David Bourget (Western Ontario)
David Chalmers (ANU, NYU)
Rafael De Clercq
Jack Alan Reynolds
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Australasian Journal of Philosophy 90 (1):167 - 181 (2012)
Predicates of taste, such as ?fun? and ?tasty?, have received considerable attention in recent debates between contextualists and relativists, with considerations involving disagreement playing a central role. Considerations involving disagreement have been taken to present a problem for contextualist treatments of predicates of taste. My goal is to argue that considerations involving disagreement do not undermine contextualism. To the extent that relativism was supposed to be motivated by contextualists being unable to deal with disagreement, this motivation is lacking. The argument against contextualism rests on a too simple and narrow conception of disagreement that turns out to be problematic once we consider a wider range of cases. If we reject the assumptions about disagreement that the argument rests on, it no longer poses a threat to contextualism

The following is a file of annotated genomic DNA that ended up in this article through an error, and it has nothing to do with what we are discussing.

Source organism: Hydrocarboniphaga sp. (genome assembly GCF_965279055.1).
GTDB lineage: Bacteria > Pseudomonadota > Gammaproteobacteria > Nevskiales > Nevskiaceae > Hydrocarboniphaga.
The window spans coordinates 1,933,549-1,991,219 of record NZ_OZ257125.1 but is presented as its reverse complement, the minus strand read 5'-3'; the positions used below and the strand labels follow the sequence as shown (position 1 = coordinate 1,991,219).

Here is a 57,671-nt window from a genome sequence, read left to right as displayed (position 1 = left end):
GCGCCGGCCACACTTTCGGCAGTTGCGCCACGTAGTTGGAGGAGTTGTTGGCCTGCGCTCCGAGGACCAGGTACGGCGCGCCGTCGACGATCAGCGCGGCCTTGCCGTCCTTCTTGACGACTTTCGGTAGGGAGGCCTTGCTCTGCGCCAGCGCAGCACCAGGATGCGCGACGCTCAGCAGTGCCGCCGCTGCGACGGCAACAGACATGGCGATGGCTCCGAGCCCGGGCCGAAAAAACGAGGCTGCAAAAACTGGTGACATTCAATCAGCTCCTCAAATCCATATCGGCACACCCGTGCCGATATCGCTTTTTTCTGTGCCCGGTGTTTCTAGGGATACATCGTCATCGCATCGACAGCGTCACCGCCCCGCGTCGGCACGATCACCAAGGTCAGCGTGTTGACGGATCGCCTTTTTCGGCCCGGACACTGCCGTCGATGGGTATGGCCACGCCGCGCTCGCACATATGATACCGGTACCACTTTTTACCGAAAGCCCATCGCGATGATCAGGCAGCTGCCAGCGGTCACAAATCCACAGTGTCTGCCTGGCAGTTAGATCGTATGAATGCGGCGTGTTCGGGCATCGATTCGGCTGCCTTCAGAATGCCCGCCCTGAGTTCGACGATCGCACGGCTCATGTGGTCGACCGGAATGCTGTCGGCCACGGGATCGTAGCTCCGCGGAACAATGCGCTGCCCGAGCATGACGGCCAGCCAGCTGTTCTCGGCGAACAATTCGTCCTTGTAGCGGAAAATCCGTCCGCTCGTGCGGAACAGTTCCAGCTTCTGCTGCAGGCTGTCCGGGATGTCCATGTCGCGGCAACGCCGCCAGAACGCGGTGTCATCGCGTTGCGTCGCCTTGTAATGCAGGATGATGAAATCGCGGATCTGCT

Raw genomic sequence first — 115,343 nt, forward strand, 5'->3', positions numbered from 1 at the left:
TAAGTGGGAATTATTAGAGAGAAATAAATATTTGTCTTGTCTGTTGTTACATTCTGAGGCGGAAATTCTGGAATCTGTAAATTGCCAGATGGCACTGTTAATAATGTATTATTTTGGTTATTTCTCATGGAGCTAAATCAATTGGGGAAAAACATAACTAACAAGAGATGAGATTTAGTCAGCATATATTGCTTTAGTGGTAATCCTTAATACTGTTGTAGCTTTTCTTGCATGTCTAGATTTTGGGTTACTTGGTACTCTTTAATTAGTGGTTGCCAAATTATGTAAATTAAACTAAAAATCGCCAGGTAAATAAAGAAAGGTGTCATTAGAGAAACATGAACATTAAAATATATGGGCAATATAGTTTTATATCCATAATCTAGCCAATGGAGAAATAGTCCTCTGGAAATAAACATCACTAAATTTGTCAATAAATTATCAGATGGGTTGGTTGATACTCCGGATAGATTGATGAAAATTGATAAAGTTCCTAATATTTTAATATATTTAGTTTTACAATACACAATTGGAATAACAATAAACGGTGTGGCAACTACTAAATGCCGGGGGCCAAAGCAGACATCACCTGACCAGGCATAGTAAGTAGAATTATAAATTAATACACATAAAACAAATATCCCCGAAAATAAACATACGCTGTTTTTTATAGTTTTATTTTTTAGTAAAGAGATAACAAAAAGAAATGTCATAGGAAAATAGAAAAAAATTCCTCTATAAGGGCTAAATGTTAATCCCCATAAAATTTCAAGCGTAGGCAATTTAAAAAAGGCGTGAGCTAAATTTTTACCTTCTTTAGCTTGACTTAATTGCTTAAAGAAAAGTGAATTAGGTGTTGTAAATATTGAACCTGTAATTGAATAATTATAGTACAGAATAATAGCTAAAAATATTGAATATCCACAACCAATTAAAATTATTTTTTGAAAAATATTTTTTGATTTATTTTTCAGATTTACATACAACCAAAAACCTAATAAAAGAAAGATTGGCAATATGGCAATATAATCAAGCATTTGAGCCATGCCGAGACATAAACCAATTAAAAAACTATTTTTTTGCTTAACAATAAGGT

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Citations of this work BETA
James Andow (2014). Intuitions, Disagreement and Referential Pluralism. Review of Philosophy and Psychology 5 (2):223-239.
Delia Belleri (2014). Disagreement and Dispute. Philosophia 42 (2):289-307.
Michele Palmira (2013). A Puzzle About the Agnostic Response to Peer Disagreement. Philosophia 41 (4):1253-1261.
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